Having a resolution regime that is fit for purpose and ready to be used supports a more dynamic financial sector. The ability for banks to leave the market in an orderly way supports the PRA’s approach to authorisation. Since its creation in 2013, the PRA has authorised 27 new domestic banks. The Bank’s resolution regime and the PRA approach to authorisation work together to lower barriers to entry and exit and thereby support effective competition in the banking sector.
There is still further work to do to address resolvability risks in the wider financial sector. The UK is making good progress developing modified insolvency and resolution frameworks for non-banks. HM Treasury has recently consulted on a proposal to enhance the UK’s existing resolution framework for Central Counterparties; and has signalled an intention to introduce a specific resolution regime for insurers in due course to supplement proposed enhancements to the insurer insolvency arrangements. HM Treasury has also introduced this year a bespoke insolvency regime for payment and e-money institutions, helping to ensure that arrangements are in place so that innovations can take place safely.
Today the Bank is issuing two resolution publications: a Consultation Paper reviewing our approach to setting a minimum requirement for own funds and eligible liabilities (MREL); and an Operational Guide on executing bail-in. These publications build on the progress made over the last decade, and represent the latest stage of development of what is an increasingly mature regime. As I set out in February 2021footnote , I see the UK resolution regime as built around four robust and coherent principles: credibility and transparency in its design; and flexibility and proportionality in its implementation. Both the publications today help to reflect these principles in action. The Consultation Paper on the MREL Review demonstrates our commitment to implementing our policies in a flexible and proportionate way, and the Operational Guide on executing bail-in demonstrates our commitment to providing more transparency and detail to the industry and the market.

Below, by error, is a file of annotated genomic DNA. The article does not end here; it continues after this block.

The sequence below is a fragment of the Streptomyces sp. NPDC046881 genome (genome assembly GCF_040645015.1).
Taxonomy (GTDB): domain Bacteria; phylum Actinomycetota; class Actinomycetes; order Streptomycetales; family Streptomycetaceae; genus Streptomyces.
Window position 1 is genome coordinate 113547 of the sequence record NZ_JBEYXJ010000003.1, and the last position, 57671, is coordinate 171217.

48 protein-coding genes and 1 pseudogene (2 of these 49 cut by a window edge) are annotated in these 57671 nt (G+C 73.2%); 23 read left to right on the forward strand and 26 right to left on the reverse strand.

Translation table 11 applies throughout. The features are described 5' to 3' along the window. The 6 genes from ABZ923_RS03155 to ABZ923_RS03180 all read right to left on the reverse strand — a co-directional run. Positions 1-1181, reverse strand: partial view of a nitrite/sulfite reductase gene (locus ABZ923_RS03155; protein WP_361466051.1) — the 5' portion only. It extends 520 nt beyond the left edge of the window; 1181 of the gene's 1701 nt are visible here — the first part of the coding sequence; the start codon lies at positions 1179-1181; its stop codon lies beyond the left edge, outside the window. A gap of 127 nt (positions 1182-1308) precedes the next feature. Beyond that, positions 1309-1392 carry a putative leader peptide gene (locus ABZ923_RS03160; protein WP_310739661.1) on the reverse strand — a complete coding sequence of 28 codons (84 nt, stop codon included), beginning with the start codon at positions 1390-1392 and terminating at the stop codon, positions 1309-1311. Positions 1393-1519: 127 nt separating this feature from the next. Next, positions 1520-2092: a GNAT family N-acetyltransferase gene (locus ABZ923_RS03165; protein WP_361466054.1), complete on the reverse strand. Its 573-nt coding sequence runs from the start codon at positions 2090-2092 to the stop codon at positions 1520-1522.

The Consultation Paper on the MREL Review proposes a new, longer and more gradual transitional path for firms growing into MREL requirements. The Bank sets MREL to achieve orderly resolution, with investors not taxpayers bearing loss, in accordance with our responsibilities and objectives. When a bank fails, the resolution authority can use the financial resources provided by MREL to absorb losses and recapitalise the continuing business and support its restructuring. But we recognise the potential costs and challenges for growing firms issuing MREL. In this context, we are consulting on smoothing the transition to our balance sheet thresholds for firms as they grow and move from a depositor pay out to a continuity strategy. Making it easier for firms to grow into MREL responds directly to firms’ concerns about barriers to growth created by the step up in MREL requirements as firms expand their balance sheets. The proposals for an extended transition path are proportionate in implementation and directly respond to stakeholder feedback arguing for a ‘smoother climb’. They are inherently flexible and agile as they allow for a further extension if unforeseen circumstances demand it. And they enhance the transparency of the regime by being clearer when MREL requirements may start to apply to firms individually.
It is important that we only set MREL for firms where it is likely to be needed if an institution did fail. MREL is for GSIBs, DSIBs and other banks whose entry into insolvency would be too disruptive for banking customers and services. Recent developments in payments technology and innovations might change how we would approach resolving smaller firms with large numbers of transactional accounts. We will work with the industry, FSCS, FCA and PRA to review and develop alternative processes which could avoid the disruption to banking customers and services caused by insolvency. This could allow us to significantly raise or remove the current transactional accounts threshold for MREL requirements if successful.